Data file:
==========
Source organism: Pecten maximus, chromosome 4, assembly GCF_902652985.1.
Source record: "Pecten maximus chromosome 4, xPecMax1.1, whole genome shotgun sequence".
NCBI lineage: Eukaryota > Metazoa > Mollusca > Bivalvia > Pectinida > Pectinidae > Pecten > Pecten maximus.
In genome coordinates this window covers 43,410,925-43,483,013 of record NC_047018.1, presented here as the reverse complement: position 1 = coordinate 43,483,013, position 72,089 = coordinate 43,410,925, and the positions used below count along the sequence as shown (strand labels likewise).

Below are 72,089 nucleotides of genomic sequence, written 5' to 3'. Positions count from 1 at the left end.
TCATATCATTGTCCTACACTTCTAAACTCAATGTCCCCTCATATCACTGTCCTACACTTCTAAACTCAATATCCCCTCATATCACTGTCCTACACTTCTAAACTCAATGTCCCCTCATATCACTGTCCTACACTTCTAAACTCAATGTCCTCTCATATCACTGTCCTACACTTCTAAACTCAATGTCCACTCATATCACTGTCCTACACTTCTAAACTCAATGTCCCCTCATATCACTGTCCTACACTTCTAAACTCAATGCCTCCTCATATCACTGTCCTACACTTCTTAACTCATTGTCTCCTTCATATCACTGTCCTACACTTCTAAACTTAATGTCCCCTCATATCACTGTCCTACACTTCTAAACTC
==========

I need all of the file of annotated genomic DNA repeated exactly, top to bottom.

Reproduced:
Source organism: Pecten maximus, chromosome 4, assembly GCF_902652985.1.
Source record: "Pecten maximus chromosome 4, xPecMax1.1, whole genome shotgun sequence".
NCBI lineage: Eukaryota > Metazoa > Mollusca > Bivalvia > Pectinida > Pectinidae > Pecten > Pecten maximus.
In genome coordinates this window covers 43,410,925-43,483,013 of record NC_047018.1, presented here as the reverse complement: position 1 = coordinate 43,483,013, position 72,089 = coordinate 43,410,925, and the positions used below count along the sequence as shown (strand labels likewise).

Below are 72,089 nucleotides of genomic sequence, written 5' to 3'. Positions count from 1 at the left end.
TCATATCATTGTCCTACACTTCTAAACTCAATGTCCCCTCATATCACTGTCCTACACTTCTAAACTCAATATCCCCTCATATCACTGTCCTACACTTCTAAACTCAATGTCCCCTCATATCACTGTCCTACACTTCTAAACTCAATGTCCTCTCATATCACTGTCCTACACTTCTAAACTCAATGTCCACTCATATCACTGTCCTACACTTCTAAACTCAATGTCCCCTCATATCACTGTCCTACACTTCTAAACTCAATGCCTCCTCATATCACTGTCCTACACTTCTTAACTCATTGTCTCCTTCATATCACTGTCCTACACTTCTAAACTTAATGTCCCCTCATATCACTGTCCTACACTTCTAAACTC